Why Hans Zimmer can blow me.
I’m serious. I don’t know if I’ve written an article on this before, but I know I’ve spoken enough on this topic to not let it pass any longer. Hans Zimmer is a hack. He is hackery incarnate. Everything he does is so loaded to the brim with failure that my first impulse upon hearing his name is to fly into a wild and unrestrained rage. Hans Zimmer is the antithesis of good music for motion pictures. Hans Zimmer is the exact opposite of the kind of composer who deserves to be recognized by the Academy for achievement in motion picture music. If there were a person I could nominate for “pay enough money to never have to hear their output again”, it would be Hans Zimmer. So why do I hate Hans Zimmer?
I said it already. He sucks at what he does. Isn’t that enough?
Okay, so, how do we explain this in a way that still comes off as epic flame, but also comes off as educated flame? Good question. Let’s go to work.
What Hans Zimmer is hired to do is scoring a motion picture. In theory, this is actually rather simple. What you do, in theory, what the job entails, is walking into a room where the movie is going to be played, sitting through it and coming up with music for the various scenes. A long time ago, some composers got cute with this. While the other guys were busy just writing fast music for fast scenes and slow music for slow scenes, composers would start writing themes for characters. Actually, this has been done for centuries, before film was even invented. Funny, that. Anyway, these obnoxious overachieving dicks would write melodies or harmonies for specific characters and use variations on them throughout the feature to tie your emotions to a certain series of notes. The theme would be varied to reflect the character’s inner thoughts or motivations. It would have fragments of other themes in it to reflect their allegiances. This is what I call writing an original score.
When an original score works, you know it. It’s magical. You walk in to the theater, watch a fantastic movie, and whenever you hear the music out of context, you are reminded of the same emotions you felt in the movie. Specific scenes will form in your mind’s eye, unbidden, reminding you of the emotional power of that film and the score accompanying it. If I were to hum the Adventure theme from Up or Luke’s theme from Star Wars for you, right now, you could hum along with me and would be feeling all of the emotions those themes accompanied onscreen.
A soundtrack, by contrast, is music cut to picture. The music could be written at any time, by any person for any purpose. Any music is good for a soundtrack. Some creative people can make soundtracks as unique and narrative as original scores. For instance, Quentin Tarantino. No, seriously, that’s it. Just, Quentin Tarantino. If you have seen a single one of his movies, I could hum a song from a pivotal scene and you would feel the same complex array of emotions you did at the time it was playing.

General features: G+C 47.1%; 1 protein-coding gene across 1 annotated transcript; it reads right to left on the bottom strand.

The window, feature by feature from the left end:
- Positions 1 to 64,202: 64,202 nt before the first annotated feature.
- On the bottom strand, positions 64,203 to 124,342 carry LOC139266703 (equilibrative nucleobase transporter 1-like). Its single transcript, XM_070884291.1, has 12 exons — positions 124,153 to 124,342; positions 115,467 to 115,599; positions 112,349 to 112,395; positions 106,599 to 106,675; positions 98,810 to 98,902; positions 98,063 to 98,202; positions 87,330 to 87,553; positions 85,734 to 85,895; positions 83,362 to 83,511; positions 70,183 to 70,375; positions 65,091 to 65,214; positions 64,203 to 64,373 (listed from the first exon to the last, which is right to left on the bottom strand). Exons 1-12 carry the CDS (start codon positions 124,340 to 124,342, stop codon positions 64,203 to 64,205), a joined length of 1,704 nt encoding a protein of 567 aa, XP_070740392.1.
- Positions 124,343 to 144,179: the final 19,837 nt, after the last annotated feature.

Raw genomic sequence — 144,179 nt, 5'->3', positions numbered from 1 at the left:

Where the line gets hazy is original soundtracks. Original soundtracks are probably not a new phenomenon, but basically, they’re what happens when a composer comes in, writes some music to match a few varied moods, and then the director and producer and editor cut it back to the picture where they think it fits. This is not a score. This is casually called a score among various professionals in the industry. Good original soundtracks? None spring immediately to mind. There are two that I can name that are pretty good. The soundtrack to Kick-Ass, while at times overbearing, also has dedicated character themes and different orchestrations to govern mood. This is a lot more work than goes into any normal soundtrack, and it pays off in the final feature. The soundtrack to The Social Network is also quite good, but that’s mostly because I just love the music. It improves the movie simply by being there as the movie unfolds. It sets the tone brilliantly, and uses texture in a way most composers ignore.
Hans Zimmer has never written a score. The Academy says he has, but just like when they said How Green Was My Valley was better than Citizen Kane, the Academy can sometimes be stone wrong. What Hans Zimmer writes are original soundtracks. When he described his writing process for really-good-movie-I-swear Inception, he said that he and Chris Nolan got together, and he played some fast stuff, some slow stuff and some middling stuff and that Nolan liked all of it. This was in pre-production. Zimmer’s music was then cut to picture throughout production. Loud stuff when it’s important, fast stuff when people are running, quiet stuff that gets loud when stuff gets real. This is not scoring a motion picture, by any means. This is writing a few half-baked ideas for themes and handing them in and letting the director say where they go.
Hans Zimmer doesn’t consider character, motivation, context or even the movie itself when he writes his music. The music he puts in Inception could have been used in The Dark Knight or The Thin Red Line or any of his movies. The only difference between soundtracks for this man is the brand of synthesizer he uses. When I see his name on a poster for a movie, I know that no matter the movie, it will have an awful score that will not serve the characters or themes of the movie at all.
Here’s a test. If I were to hum the Adventure theme from Up–but you already know what I’m talking about, don’t you? If you know what the main theme to Up sounds like, you’re already seeing Carl and Ellie’s life together, Carl’s adventures in South America and friendship with Russel in your mind’s eye. If I hum a few bars of Stuck in the Middle with You, I can tell if you’ve seen Reservoir Dogs.
Hum Dom Cobb’s theme from Inception. Go.